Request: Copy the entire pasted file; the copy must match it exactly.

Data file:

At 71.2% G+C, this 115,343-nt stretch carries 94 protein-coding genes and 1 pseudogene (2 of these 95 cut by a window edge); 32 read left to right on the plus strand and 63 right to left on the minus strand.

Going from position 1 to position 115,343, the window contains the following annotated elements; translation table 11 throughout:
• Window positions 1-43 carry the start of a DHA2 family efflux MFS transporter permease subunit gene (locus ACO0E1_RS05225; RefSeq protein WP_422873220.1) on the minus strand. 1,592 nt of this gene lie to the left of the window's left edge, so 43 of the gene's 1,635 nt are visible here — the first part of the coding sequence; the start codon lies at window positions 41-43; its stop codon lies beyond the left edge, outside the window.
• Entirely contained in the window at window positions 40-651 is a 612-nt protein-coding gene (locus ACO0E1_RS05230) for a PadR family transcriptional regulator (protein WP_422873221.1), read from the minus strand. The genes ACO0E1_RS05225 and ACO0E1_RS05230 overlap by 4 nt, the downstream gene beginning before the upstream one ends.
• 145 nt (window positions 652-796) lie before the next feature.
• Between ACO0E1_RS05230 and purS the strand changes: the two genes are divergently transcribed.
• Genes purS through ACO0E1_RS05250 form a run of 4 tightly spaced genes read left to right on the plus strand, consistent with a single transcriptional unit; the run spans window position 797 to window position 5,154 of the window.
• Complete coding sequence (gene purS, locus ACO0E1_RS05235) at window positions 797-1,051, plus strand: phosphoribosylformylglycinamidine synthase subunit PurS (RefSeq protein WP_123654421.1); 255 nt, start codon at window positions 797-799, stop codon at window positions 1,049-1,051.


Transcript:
At 71.2% G+C, this 115,343-nt stretch carries 94 protein-coding genes and 1 pseudogene (2 of these 95 cut by a window edge); 32 read left to right on the plus strand and 63 right to left on the minus strand.

Going from position 1 to position 115,343, the window contains the following annotated elements; translation table 11 throughout:
• Window positions 1-43 carry the start of a DHA2 family efflux MFS transporter permease subunit gene (locus ACO0E1_RS05225; RefSeq protein WP_422873220.1) on the minus strand. 1,592 nt of this gene lie to the left of the window's left edge, so 43 of the gene's 1,635 nt are visible here — the first part of the coding sequence; the start codon lies at window positions 41-43; its stop codon lies beyond the left edge, outside the window.
• Entirely contained in the window at window positions 40-651 is a 612-nt protein-coding gene (locus ACO0E1_RS05230) for a PadR family transcriptional regulator (protein WP_422873221.1), read from the minus strand. The genes ACO0E1_RS05225 and ACO0E1_RS05230 overlap by 4 nt, the downstream gene beginning before the upstream one ends.
• 145 nt (window positions 652-796) lie before the next feature.
• Between ACO0E1_RS05230 and purS the strand changes: the two genes are divergently transcribed.
• Genes purS through ACO0E1_RS05250 form a run of 4 tightly spaced genes read left to right on the plus strand, consistent with a single transcriptional unit; the run spans window position 797 to window position 5,154 of the window.
• Complete coding sequence (gene purS, locus ACO0E1_RS05235) at window positions 797-1,051, plus strand: phosphoribosylformylglycinamidine synthase subunit PurS (RefSeq protein WP_123654421.1); 255 nt, start codon at window positions 797-799, stop codon at window positions 1,049-1,051.